Wednesday, 23 March 2011

What does a Storylook like? : part II

A short delay for my follow up about The Story 2011 - I just like to leave you hanging...

To start from the beginning, click here. And if you're a start in the middle kind of person read on, that's cool...but you might be missing something good!
Basically I took part in a one day conference where top speakers presented what they believe makes up a story.

Nick Ryan specialises in sound design and he introduced us to his now successful, audio game "Papa Sangre". I actually wrote a piece about it here, but it was great to hear the thinking behind it in full. Nick explained how by setting the scence & immersing players in a room of complete darkness, the sounds played to them allow them to visualise in their minds their own story. The senses are heightened once you remove sight, and the experience powerfully dramatic .

He also made an interesting point how we, from a very early age, associate different sounds with visuals automatically i.e like being shown in a picture book a cow and being told it makes the sound 'moo'. This in a similar way narrows our imagination of what sound can be, in the same way that adults become stifled by education, and are less imaginative than children. So similar sounds & effects are often used in film for instance as familiarity sets the scene for us.

Next up Lucy Kimbell took us through her personal project where she collected & documented the results of a questionnaire she sent to friends and colleagues, asking "What am I Worth?' It was interesting how obedient people were when asked to fill out a form, answering often personal questions about a person, that you may hesitate to do in person. She then created a complete audit of the results, and created "Lucy's Index" (or LIX), turning her own feelings and actions into measurable factors. The website then portrayed her as a commodity to float on the stock exchange, providing a daily figure based on factors affecting her that day. It was a fascinating approach to data, especially how we are obsessed with updating out status' and moods on social media sites. This project was done before sites like Klout and Datum, but it really does makes you question how much of your 'worth' you want to disclose to the world.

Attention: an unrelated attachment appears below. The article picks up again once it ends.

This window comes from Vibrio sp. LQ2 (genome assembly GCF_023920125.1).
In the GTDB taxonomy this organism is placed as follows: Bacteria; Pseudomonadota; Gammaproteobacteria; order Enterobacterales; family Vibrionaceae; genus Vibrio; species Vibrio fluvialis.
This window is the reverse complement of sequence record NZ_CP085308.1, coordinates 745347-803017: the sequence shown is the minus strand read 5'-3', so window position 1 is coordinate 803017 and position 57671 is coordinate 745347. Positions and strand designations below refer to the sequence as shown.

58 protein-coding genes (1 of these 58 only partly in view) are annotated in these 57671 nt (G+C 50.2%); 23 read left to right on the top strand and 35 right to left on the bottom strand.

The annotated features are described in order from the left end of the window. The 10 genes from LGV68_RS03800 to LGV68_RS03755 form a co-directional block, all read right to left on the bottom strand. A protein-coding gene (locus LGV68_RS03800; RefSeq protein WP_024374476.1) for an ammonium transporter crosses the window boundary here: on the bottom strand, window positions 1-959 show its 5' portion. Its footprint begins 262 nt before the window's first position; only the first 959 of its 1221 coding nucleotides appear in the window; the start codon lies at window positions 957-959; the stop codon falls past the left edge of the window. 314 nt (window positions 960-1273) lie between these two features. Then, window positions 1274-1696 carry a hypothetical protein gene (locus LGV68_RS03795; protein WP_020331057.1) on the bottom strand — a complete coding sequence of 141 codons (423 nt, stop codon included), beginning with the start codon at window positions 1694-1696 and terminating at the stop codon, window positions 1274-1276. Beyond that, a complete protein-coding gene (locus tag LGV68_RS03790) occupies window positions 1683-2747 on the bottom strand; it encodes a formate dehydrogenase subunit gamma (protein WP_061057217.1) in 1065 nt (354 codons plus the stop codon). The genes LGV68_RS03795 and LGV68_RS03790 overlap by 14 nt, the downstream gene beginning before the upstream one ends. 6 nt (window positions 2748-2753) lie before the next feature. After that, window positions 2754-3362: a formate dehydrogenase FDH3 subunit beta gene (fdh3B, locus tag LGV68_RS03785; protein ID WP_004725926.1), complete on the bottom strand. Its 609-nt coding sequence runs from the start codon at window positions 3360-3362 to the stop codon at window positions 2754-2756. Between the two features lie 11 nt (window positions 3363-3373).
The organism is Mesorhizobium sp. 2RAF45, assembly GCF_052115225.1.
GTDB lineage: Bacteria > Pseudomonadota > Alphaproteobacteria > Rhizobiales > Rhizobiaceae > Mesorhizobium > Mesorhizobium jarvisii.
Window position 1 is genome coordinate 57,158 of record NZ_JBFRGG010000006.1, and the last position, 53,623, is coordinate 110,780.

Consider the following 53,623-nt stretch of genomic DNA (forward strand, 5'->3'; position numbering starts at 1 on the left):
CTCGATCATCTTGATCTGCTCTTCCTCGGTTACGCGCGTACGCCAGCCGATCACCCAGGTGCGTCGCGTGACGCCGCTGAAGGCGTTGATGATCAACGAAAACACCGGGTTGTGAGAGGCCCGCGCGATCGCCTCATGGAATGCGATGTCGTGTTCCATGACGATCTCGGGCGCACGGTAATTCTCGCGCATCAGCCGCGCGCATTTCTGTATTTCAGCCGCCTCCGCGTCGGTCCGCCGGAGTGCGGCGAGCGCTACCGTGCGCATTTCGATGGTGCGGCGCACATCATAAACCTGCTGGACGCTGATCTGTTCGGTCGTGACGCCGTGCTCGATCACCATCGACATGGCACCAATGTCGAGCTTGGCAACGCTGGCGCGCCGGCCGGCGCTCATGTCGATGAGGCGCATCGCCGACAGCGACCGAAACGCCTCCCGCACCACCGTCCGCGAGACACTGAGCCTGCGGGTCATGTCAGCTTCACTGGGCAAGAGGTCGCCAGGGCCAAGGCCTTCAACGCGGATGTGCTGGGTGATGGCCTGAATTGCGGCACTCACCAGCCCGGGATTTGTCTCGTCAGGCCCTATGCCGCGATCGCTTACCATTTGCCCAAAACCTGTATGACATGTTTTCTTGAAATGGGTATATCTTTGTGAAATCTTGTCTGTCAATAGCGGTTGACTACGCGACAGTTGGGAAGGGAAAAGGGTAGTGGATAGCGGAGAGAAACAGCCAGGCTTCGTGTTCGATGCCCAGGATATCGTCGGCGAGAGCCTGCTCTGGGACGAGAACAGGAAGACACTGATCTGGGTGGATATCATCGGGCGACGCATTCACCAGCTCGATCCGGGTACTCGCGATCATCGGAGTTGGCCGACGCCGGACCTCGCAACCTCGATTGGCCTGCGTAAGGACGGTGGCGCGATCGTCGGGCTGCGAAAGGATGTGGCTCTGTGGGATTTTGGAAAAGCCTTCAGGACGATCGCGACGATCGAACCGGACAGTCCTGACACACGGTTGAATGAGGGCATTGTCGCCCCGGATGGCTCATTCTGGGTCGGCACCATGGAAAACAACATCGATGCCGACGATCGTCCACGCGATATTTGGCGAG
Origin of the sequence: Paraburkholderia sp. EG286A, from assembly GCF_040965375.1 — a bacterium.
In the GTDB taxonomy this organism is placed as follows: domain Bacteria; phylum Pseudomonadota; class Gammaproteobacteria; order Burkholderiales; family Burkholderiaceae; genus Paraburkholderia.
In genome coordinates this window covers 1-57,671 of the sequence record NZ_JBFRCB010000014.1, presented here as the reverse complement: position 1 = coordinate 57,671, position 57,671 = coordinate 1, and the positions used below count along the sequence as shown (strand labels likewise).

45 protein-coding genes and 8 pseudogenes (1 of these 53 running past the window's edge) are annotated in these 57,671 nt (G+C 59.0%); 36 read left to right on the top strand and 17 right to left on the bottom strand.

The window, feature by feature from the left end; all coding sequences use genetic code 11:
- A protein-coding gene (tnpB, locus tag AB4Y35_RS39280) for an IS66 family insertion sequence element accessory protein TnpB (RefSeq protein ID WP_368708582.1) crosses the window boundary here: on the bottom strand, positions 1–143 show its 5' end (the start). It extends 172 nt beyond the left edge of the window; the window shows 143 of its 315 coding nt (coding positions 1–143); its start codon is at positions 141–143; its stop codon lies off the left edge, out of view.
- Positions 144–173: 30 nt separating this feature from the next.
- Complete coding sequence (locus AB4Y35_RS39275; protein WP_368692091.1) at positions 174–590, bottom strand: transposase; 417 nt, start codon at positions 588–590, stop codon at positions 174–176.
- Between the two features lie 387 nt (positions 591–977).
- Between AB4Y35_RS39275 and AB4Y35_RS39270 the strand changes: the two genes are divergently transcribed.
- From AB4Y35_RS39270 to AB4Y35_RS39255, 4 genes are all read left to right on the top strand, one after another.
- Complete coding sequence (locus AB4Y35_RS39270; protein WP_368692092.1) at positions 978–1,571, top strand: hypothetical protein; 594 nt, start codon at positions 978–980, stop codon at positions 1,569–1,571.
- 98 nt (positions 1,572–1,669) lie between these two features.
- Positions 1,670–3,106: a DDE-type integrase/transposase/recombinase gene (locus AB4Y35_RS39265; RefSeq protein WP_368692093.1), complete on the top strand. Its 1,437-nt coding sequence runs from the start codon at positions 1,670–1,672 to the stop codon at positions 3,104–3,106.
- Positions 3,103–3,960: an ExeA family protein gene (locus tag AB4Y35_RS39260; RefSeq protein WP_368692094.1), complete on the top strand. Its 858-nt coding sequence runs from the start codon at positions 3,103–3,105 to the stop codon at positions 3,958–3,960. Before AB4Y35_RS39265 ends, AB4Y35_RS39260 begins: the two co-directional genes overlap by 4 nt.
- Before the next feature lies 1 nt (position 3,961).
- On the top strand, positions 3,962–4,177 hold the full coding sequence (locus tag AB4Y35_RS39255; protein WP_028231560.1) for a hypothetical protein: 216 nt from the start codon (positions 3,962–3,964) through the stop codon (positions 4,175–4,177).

Mary Hamilton completely lightened the tone by shooting foam bullets from her Zombie LARP machine guns. The what? yeah, I wasn't familiar either. LARP stands for Live Action RePlay - a gaming term for, well live gaming. (Which to the average joe is just, playing a game). So everyone gets together, is put in a room with toy guns, fake blood and people dressed as Zombies, and participants kind of make up the game as they go along. Her angle was that the game is like a 'story - machine', and the really interesting bit happens after when everyone "froths", and people recall what has just taken place. Her presentation was put together by these wicked stick men slides:

There are two more speakers to mention, but since one is the great Martin Parr and will probably take up a long post, I think I'll do a part III. Like all good stories, there should be a Beginning, Middle and End. So stay tuned... 

Monday, 21 March 2011

What Type Are You?

Beautiful interactive film by Pentagram that explores the personality of typefaces by asking the viewer 'psychological' questions to determine their 'type'.
A Slavic speaking phrenologist asks four questions relating to your personality. The charm lies in the way he delves into your psyche: asking how relaxed you are by likening it to your approach to a box of chocolates. You are then presented with your 'type' and a short film telling you the history an characteristics of that font. I was Archetype Hairline - Modern, a straightforward appearance, with outbreaks of elegance and tiny dots of emotion.

Archetype hairline

Ahem, that's on a quiet day. Really I'm Archetype Doesburg - A brutally fair & assertive typeface, expressing strength of form and firmness of purpose. I'd "wrestle with anyone that says that C's are any less significant than E's". - Damn right!

Archetype Van Doesburg

Thursday, 17 March 2011

When I think words may be better than pictures

Ok, so the latest trend going around is all this visual notetaking at conferences and seminars. Cool huh? Well yes and no. Take these done by Eva Lottchen at The Story 2011 that I attended. These are quite detailed and beautifully presented; in fact they save me on reporting on what happened since I haven't written up part two of my notes yet!

However, looking at some of the notes on Ogilvy's new 'notes page' where people can upload their visual notes, and I can't blimmin' understand them. I wanted to find out what had been going on at the SWSX conference everyone's tweeting about, but check this - it all look's more interesting than a page of writing, but I can't make head nor tail of it. It is some else's shorthand and summary of the day - perhaps a great reminder/ nudge for those who were there, but to the outsider, not the best solution.

Nora Herting

So as an avid visualiser and illustrator I'm still on the fence about this. Maybe I need to watch last year's seminar on how to do Visual Notetaking to understand why it's so great. Let me know.

Monday, 14 March 2011

neat stuff